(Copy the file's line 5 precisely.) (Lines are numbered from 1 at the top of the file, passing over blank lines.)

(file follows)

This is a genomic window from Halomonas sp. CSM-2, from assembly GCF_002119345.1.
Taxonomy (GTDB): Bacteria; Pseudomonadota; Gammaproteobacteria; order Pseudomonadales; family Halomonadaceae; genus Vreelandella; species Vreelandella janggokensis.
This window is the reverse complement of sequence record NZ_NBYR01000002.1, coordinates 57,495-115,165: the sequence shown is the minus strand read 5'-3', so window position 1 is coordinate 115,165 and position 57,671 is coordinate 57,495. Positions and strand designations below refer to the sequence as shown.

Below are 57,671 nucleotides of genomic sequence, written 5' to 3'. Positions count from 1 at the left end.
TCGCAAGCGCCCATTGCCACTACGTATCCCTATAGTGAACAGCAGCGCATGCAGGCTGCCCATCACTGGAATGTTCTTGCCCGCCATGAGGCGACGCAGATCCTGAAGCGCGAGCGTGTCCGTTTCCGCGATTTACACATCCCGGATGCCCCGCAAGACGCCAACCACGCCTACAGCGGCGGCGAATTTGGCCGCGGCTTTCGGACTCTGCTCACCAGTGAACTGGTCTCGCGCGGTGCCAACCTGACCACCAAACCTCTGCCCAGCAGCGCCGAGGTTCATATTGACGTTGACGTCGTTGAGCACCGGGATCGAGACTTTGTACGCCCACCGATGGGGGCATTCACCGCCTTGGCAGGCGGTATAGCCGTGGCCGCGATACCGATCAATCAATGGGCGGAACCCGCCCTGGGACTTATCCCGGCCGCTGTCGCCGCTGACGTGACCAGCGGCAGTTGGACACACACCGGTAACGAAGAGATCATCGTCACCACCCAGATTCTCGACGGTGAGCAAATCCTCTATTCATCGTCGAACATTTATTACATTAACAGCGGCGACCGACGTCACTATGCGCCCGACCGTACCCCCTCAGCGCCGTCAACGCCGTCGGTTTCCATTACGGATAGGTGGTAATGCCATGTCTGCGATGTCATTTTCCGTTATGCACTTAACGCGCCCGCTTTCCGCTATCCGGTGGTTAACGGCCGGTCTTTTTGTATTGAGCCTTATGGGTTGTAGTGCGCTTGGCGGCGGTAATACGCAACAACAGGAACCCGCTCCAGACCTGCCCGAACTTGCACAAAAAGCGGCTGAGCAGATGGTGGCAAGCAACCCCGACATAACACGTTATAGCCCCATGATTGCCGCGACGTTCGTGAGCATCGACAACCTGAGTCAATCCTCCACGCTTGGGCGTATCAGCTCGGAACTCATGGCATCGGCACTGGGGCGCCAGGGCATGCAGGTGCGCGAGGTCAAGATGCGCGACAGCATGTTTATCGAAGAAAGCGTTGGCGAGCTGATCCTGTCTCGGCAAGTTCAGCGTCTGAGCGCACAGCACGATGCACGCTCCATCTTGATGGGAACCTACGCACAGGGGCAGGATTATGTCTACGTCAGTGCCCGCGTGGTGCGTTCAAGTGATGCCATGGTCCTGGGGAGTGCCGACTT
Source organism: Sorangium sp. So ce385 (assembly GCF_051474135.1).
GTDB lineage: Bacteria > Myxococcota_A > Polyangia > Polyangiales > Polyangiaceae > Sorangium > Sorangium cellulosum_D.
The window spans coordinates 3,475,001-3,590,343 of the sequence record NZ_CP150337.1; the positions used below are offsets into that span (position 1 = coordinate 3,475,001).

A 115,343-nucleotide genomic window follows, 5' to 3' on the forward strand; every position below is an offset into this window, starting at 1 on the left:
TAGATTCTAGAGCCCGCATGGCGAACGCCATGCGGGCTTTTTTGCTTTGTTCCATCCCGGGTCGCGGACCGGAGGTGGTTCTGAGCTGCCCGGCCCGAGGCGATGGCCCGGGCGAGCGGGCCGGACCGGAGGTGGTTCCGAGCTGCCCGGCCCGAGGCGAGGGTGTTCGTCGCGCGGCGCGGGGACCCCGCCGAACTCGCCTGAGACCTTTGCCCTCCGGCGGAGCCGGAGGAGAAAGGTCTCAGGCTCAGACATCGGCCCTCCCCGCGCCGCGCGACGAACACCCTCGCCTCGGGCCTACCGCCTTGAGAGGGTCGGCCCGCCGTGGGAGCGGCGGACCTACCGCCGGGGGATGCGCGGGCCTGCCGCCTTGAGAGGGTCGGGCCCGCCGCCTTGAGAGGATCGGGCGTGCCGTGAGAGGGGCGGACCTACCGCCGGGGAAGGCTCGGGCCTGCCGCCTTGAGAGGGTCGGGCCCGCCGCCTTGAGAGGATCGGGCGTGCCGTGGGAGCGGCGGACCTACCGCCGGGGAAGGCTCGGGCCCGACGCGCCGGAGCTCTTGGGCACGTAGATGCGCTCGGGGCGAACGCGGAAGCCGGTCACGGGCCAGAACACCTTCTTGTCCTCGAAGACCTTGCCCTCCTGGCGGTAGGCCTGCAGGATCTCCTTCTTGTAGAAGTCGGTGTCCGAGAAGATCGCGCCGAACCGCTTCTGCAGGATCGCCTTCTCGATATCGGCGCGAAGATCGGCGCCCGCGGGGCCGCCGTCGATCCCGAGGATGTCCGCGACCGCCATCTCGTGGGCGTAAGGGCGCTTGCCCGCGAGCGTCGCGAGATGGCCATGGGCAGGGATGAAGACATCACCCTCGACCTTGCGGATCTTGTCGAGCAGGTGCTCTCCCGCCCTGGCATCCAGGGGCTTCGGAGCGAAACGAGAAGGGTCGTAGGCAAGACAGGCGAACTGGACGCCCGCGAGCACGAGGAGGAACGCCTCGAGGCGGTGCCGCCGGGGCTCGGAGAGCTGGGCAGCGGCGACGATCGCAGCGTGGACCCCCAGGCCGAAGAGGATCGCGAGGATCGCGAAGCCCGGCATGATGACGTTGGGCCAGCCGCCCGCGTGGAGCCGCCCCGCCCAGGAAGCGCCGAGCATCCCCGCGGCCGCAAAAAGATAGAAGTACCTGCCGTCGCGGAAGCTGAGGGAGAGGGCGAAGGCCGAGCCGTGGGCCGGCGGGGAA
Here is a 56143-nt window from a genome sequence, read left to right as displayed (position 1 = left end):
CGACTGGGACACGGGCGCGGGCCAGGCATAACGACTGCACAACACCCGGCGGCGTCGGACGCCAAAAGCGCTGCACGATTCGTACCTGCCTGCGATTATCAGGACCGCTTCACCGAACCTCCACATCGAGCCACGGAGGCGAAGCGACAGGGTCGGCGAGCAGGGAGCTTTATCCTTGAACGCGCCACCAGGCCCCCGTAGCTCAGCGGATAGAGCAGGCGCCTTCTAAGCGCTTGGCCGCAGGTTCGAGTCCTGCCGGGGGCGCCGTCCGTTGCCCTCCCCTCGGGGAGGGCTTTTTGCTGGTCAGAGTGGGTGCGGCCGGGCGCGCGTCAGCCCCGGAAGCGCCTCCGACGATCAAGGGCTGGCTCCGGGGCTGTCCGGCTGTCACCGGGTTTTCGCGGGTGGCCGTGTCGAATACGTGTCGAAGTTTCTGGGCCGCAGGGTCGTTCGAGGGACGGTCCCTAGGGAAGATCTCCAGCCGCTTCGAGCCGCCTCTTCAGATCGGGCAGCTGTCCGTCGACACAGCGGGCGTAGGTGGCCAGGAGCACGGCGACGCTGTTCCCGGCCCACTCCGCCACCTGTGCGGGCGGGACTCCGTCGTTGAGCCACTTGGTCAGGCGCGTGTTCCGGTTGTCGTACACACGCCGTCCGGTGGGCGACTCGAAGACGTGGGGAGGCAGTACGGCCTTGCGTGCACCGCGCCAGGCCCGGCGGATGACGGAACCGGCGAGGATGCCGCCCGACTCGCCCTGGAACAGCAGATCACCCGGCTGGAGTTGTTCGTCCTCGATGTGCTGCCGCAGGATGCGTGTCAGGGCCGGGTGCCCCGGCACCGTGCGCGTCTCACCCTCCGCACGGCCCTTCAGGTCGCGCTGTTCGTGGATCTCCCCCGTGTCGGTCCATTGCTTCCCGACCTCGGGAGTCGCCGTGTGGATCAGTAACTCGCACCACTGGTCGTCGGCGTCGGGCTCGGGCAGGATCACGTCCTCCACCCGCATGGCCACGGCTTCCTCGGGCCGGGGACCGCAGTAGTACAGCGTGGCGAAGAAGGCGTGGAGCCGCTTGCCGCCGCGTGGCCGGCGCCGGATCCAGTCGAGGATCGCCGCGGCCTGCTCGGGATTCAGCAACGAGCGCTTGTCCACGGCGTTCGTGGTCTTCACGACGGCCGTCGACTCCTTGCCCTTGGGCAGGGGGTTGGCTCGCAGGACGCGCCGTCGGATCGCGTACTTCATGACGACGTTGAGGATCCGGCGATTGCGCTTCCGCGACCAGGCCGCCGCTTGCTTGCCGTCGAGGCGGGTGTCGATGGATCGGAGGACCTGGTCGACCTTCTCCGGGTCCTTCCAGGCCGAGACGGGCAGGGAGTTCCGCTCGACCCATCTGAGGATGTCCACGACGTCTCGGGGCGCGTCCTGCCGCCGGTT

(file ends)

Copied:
TCGCAAGCGCCCATTGCCACTACGTATCCCTATAGTGAACAGCAGCGCATGCAGGCTGCCCATCACTGGAATGTTCTTGCCCGCCATGAGGCGACGCAGATCCTGAAGCGCGAGCGTGTCCGTTTCCGCGATTTACACATCCCGGATGCCCCGCAAGACGCCAACCACGCCTACAGCGGCGGCGAATTTGGCCGCGGCTTTCGGACTCTGCTCACCAGTGAACTGGTCTCGCGCGGTGCCAACCTGACCACCAAACCTCTGCCCAGCAGCGCCGAGGTTCATATTGACGTTGACGTCGTTGAGCACCGGGATCGAGACTTTGTACGCCCACCGATGGGGGCATTCACCGCCTTGGCAGGCGGTATAGCCGTGGCCGCGATACCGATCAATCAATGGGCGGAACCCGCCCTGGGACTTATCCCGGCCGCTGTCGCCGCTGACGTGACCAGCGGCAGTTGGACACACACCGGTAACGAAGAGATCATCGTCACCACCCAGATTCTCGACGGTGAGCAAATCCTCTATTCATCGTCGAACATTTATTACATTAACAGCGGCGACCGACGTCACTATGCGCCCGACCGTACCCCCTCAGCGCCGTCAACGCCGTCGGTTTCCATTACGGATAGGTGGTAATGCCATGTCTGCGATGTCATTTTCCGTTATGCACTTAACGCGCCCGCTTTCCGCTATCCGGTGGTTAACGGCCGGTCTTTTTGTATTGAGCCTTATGGGTTGTAGTGCGCTTGGCGGCGGTAATACGCAACAACAGGAACCCGCTCCAGACCTGCCCGAACTTGCACAAAAAGCGGCTGAGCAGATGGTGGCAAGCAACCCCGACATAACACGTTATAGCCCCATGATTGCCGCGACGTTCGTGAGCATCGACAACCTGAGTCAATCCTCCACGCTTGGGCGTATCAGCTCGGAACTCATGGCATCGGCACTGGGGCGCCAGGGCATGCAGGTGCGCGAGGTCAAGATGCGCGACAGCATGTTTATCGAAGAAAGCGTTGGCGAGCTGATCCTGTCTCGGCAAGTTCAGCGTCTGAGCGCACAGCACGATGCACGCTCCATCTTGATGGGAACCTACGCACAGGGGCAGGATTATGTCTACGTCAGTGCCCGCGTGGTGCGTTCAAGTGATGCCATGGTCCTGGGGAGTGCCGACTT